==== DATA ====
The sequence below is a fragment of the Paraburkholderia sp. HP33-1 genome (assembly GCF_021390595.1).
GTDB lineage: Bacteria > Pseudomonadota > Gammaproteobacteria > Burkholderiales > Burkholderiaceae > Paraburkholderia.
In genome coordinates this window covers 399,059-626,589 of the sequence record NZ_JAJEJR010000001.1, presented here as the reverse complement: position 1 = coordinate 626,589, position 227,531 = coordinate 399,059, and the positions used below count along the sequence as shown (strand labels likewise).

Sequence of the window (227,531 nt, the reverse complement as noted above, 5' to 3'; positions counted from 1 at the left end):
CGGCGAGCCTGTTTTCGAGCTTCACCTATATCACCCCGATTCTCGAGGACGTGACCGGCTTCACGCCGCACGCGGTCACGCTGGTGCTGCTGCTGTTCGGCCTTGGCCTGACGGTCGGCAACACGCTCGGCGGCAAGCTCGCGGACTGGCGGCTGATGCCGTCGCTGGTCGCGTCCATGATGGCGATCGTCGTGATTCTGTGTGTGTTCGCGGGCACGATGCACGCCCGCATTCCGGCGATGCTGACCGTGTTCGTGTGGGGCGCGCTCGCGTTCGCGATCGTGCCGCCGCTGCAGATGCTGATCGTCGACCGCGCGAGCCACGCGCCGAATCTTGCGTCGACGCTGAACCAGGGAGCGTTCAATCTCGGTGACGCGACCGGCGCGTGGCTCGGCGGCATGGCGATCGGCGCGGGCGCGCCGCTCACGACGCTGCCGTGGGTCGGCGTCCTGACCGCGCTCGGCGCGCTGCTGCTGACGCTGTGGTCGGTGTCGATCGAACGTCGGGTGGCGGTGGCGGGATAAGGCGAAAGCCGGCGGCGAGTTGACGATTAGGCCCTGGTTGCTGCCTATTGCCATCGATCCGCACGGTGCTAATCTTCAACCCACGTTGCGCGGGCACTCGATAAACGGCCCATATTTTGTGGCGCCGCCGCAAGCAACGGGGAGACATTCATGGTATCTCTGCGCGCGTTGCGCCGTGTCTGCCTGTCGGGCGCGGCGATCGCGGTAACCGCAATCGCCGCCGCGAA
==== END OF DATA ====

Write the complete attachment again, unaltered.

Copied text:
The sequence below is a fragment of the Paraburkholderia sp. HP33-1 genome (assembly GCF_021390595.1).
GTDB lineage: Bacteria > Pseudomonadota > Gammaproteobacteria > Burkholderiales > Burkholderiaceae > Paraburkholderia.
In genome coordinates this window covers 399,059-626,589 of the sequence record NZ_JAJEJR010000001.1, presented here as the reverse complement: position 1 = coordinate 626,589, position 227,531 = coordinate 399,059, and the positions used below count along the sequence as shown (strand labels likewise).

Sequence of the window (227,531 nt, the reverse complement as noted above, 5' to 3'; positions counted from 1 at the left end):
CGGCGAGCCTGTTTTCGAGCTTCACCTATATCACCCCGATTCTCGAGGACGTGACCGGCTTCACGCCGCACGCGGTCACGCTGGTGCTGCTGCTGTTCGGCCTTGGCCTGACGGTCGGCAACACGCTCGGCGGCAAGCTCGCGGACTGGCGGCTGATGCCGTCGCTGGTCGCGTCCATGATGGCGATCGTCGTGATTCTGTGTGTGTTCGCGGGCACGATGCACGCCCGCATTCCGGCGATGCTGACCGTGTTCGTGTGGGGCGCGCTCGCGTTCGCGATCGTGCCGCCGCTGCAGATGCTGATCGTCGACCGCGCGAGCCACGCGCCGAATCTTGCGTCGACGCTGAACCAGGGAGCGTTCAATCTCGGTGACGCGACCGGCGCGTGGCTCGGCGGCATGGCGATCGGCGCGGGCGCGCCGCTCACGACGCTGCCGTGGGTCGGCGTCCTGACCGCGCTCGGCGCGCTGCTGCTGACGCTGTGGTCGGTGTCGATCGAACGTCGGGTGGCGGTGGCGGGATAAGGCGAAAGCCGGCGGCGAGTTGACGATTAGGCCCTGGTTGCTGCCTATTGCCATCGATCCGCACGGTGCTAATCTTCAACCCACGTTGCGCGGGCACTCGATAAACGGCCCATATTTTGTGGCGCCGCCGCAAGCAACGGGGAGACATTCATGGTATCTCTGCGCGCGTTGCGCCGTGTCTGCCTGTCGGGCGCGGCGATCGCGGTAACCGCAATCGCCGCCGCGAA